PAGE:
j stopand ask in all sincerity how shall wo "mako homo
happy" tho coming year? Wealth alone will not do it ;
the honors of the world'aud the rounds of fashionable life
t soon grow insipid, and we must ever turn to the home,
j whether palatial ot humble, to find this object of life. If
j there were somo patent method for obtaining it, or if it
I could be purchased, what a demand there would bo; and
i yet when it lies at our doow, or is placed in our hands, we
i hesitate to pick it up and fail to grasp it.
j The fact is too many aro looking for groat things and
; great events, when the sum of human happiness is almost
j wholly mado up of the little and apparently insignificant
It has been said that "familiarity breeds contempt."
This can only become true between husband aud wife and
parents and children when the nobility of manhood and
womanhood has been forgotton and laid aside, and selfishr
uui vuiguniy nave uueen its nouorea place. 11 tho
occupants of some of tho homes who have seen happiness,
departing during the past year would, in turning the new
leaf, remember some of the lessons they once well under
stood, the change would be magical. Let tho husband try
for threo months to entor his house aud leavo it as he did
in tho days of his wooing. Lot the wife practice tile easy
charms that won the lover. Neither has forgotten, and
there is more than millions in it." It won't bo a costly
experiment, and if the trial of a year does not make every
room of your home, humble thuogh it may bo, ring with
happiness, then yoti may set it down that the devil has a
mortgage and will likely foreclose, and the sooner tho bet
ter. But do not give up too easily, for of all desirable and.
beautiful things of this life, a happy homo stands first. It
is a kind of a foretaste of tho homo beyond, whoso "gates
are never shut," and " whose glory no man can estimate."
As our sons and daughters grow up aud go out from thoir
homes,, although thoy may scatter to remote regions of
.. ...v, jm, 'yri tioo uoiuiu HAIUL UUUUS IUO lOVeO.
spot that sheltered them, and She sweet influences of the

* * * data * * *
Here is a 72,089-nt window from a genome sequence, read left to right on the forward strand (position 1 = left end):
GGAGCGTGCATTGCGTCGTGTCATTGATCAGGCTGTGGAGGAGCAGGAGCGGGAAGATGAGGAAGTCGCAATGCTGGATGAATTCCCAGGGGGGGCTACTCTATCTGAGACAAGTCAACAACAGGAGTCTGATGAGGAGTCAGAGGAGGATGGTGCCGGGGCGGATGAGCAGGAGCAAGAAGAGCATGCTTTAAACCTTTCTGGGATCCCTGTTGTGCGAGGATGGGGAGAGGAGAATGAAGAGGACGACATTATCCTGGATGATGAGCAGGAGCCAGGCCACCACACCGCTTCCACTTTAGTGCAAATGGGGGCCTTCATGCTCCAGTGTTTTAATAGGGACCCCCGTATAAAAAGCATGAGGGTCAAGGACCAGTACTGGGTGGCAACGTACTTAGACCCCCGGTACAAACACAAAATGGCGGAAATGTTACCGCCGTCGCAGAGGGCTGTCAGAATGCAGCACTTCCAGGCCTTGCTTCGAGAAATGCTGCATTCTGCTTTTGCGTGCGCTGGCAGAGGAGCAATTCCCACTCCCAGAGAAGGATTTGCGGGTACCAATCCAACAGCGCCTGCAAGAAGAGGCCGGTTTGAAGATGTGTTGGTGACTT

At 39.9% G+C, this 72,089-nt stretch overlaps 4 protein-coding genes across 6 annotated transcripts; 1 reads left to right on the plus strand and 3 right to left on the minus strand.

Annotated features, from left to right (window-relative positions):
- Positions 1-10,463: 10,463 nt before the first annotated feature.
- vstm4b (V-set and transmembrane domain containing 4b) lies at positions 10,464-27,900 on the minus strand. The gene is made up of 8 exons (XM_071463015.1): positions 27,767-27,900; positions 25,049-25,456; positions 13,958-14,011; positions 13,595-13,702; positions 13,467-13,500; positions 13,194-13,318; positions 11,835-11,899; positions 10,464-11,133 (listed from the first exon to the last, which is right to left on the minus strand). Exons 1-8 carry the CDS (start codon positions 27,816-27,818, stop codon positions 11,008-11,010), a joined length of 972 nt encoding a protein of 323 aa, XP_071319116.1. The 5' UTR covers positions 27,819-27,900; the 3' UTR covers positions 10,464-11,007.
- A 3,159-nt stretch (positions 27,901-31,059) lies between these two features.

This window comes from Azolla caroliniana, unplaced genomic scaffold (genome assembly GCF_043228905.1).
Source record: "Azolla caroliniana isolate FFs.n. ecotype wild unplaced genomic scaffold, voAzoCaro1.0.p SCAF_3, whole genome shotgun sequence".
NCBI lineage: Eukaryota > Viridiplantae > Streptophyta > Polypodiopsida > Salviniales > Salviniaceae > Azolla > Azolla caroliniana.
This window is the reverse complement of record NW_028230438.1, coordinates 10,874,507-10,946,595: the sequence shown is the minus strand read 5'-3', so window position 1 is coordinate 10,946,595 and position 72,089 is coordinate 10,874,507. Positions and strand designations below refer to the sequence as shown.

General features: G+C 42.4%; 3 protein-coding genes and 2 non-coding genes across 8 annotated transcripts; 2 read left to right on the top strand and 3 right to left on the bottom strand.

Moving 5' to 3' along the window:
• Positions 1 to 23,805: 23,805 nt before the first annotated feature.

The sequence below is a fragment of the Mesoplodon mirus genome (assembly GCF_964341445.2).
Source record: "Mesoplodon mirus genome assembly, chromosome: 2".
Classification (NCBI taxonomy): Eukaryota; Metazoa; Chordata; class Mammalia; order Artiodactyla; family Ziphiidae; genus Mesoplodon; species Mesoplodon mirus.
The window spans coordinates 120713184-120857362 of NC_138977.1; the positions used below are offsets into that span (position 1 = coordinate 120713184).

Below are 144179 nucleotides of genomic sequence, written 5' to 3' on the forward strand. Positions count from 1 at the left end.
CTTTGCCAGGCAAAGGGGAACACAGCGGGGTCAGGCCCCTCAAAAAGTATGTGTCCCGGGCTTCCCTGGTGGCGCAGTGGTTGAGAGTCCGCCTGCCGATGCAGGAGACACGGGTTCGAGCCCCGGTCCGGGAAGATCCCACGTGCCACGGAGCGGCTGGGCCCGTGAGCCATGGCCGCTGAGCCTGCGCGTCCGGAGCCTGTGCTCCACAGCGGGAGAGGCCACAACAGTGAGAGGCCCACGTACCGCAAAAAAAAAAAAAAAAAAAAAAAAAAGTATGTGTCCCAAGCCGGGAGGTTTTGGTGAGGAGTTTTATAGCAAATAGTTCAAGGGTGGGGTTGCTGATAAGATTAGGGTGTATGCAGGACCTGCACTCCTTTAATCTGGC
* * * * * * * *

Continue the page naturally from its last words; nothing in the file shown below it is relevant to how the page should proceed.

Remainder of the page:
home of childhood will protect them from many an evil,
and draw them with tho sweet voices of tho past to noble
and heroic achievements.
'-
The Last -Match.
"Hatches," it is1 said, "are mado in Heaven'? hilt1 vast,
numbers also are mado in Wilmington, Delaware and
in November, 1800, I learned- the incalculable worth of
one of those Wilmington matches, At that timo I was far
out on the plains of Kansas. In company with three
others wo were prospecting tho country, shooting buffalor
and enjoying ourselves generally in frontier stylo. The
autumn had been long and delightful; tho days were at
times sultry, but tho nights were cold enough to sleep be
neath a pair of blankets. Little did we antioipato what
Shortly was in store for us. On tho oveniag of tho 25th
instant, (nover can I forget tlio day,) vast portontious
clouds gathered along tho horizon at the northwest, and
oro midnight a rain storm burst unon us with toriihln vio
lence. Tho wind howled around our tent whoro wo sought
sheltor, and soon tho wator found its way through tho can
vas and drenched us to tho skin. Our pair of mules,
frightened at tho awful thunder and almost blinding light
ning, had pulled up tho stakes to which thoy wore attached
by tethering ropes, and stood at qui tent trembling with
fear. For more than an hour this drenching rain camo
down, aud then the storm put on a now phase, A uovor
aud more fearful danger became manifest. All was blaok
as Hades; but we could feel that, though tho rain had
ceased, tho snow had takon its place, and was falling rap
idly. Qroat Hoavons ! wore wo to bo engulfed and. polish
in ono of those deop.snowsrwhich sometimes fail on tho
Western plains? And then, too, it was rapidly bocoming
cooler. Tho thormomotor must havo stood twenty dogryoa
bolo w the freezing point oro daylight broko upon us. For
tunately we wore within twenty yards of a bolt of timljor,
running along a stream, and now but ono loading oousid
oration was uppermost in our mindsthat of making a
!fe
, "'gjMaWir
CBteaJigjyraBgi v .'33ftaiiaw.tMjitajr